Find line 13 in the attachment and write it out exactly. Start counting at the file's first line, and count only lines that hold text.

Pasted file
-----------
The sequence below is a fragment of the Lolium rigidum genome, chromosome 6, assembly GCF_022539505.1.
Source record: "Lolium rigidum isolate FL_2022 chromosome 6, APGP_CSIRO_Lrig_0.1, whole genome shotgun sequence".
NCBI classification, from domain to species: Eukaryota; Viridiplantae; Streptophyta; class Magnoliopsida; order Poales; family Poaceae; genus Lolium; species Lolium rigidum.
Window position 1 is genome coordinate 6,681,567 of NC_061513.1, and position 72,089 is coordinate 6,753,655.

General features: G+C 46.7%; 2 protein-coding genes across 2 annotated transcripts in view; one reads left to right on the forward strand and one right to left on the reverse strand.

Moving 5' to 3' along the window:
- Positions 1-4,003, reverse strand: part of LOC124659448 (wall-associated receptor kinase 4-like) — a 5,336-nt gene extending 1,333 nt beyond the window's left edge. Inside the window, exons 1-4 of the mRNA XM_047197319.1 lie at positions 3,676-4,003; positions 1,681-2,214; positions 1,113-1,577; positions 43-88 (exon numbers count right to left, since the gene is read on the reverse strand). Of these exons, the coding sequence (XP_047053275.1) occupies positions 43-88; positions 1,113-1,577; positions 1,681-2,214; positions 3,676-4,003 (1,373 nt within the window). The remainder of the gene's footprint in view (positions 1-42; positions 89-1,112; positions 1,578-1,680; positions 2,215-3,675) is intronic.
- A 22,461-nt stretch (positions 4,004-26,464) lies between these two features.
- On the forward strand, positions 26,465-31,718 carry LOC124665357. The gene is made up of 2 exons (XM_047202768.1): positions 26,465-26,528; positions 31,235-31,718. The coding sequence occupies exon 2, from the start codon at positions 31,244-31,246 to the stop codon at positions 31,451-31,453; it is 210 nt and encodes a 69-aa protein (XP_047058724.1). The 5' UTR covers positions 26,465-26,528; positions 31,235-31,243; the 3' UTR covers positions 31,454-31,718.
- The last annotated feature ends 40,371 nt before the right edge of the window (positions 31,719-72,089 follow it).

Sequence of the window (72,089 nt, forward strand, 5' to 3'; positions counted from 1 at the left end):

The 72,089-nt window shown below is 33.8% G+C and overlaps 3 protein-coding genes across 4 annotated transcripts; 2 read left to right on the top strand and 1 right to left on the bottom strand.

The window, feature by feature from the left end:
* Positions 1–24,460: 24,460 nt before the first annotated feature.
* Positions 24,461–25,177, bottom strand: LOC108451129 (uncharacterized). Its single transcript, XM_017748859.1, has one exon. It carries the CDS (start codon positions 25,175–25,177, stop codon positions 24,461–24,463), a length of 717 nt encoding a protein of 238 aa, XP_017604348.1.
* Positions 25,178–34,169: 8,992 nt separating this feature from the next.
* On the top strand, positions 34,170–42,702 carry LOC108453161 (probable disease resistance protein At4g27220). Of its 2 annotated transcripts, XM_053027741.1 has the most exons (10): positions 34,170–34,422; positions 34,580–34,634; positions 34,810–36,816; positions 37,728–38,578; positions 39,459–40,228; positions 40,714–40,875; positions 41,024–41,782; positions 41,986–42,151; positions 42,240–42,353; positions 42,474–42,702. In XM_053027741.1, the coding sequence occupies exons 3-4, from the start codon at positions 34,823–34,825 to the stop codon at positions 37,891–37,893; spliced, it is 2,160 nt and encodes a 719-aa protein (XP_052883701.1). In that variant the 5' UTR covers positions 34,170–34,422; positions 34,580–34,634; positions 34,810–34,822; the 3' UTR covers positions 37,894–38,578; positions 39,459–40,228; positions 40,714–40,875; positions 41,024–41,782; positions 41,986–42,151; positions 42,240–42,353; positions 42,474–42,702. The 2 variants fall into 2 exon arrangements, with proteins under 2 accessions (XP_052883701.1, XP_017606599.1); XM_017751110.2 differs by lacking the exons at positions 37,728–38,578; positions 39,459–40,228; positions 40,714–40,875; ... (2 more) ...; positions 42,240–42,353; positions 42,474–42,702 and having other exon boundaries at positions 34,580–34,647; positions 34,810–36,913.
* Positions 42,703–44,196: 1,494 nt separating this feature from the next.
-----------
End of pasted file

The window, feature by feature from the left end: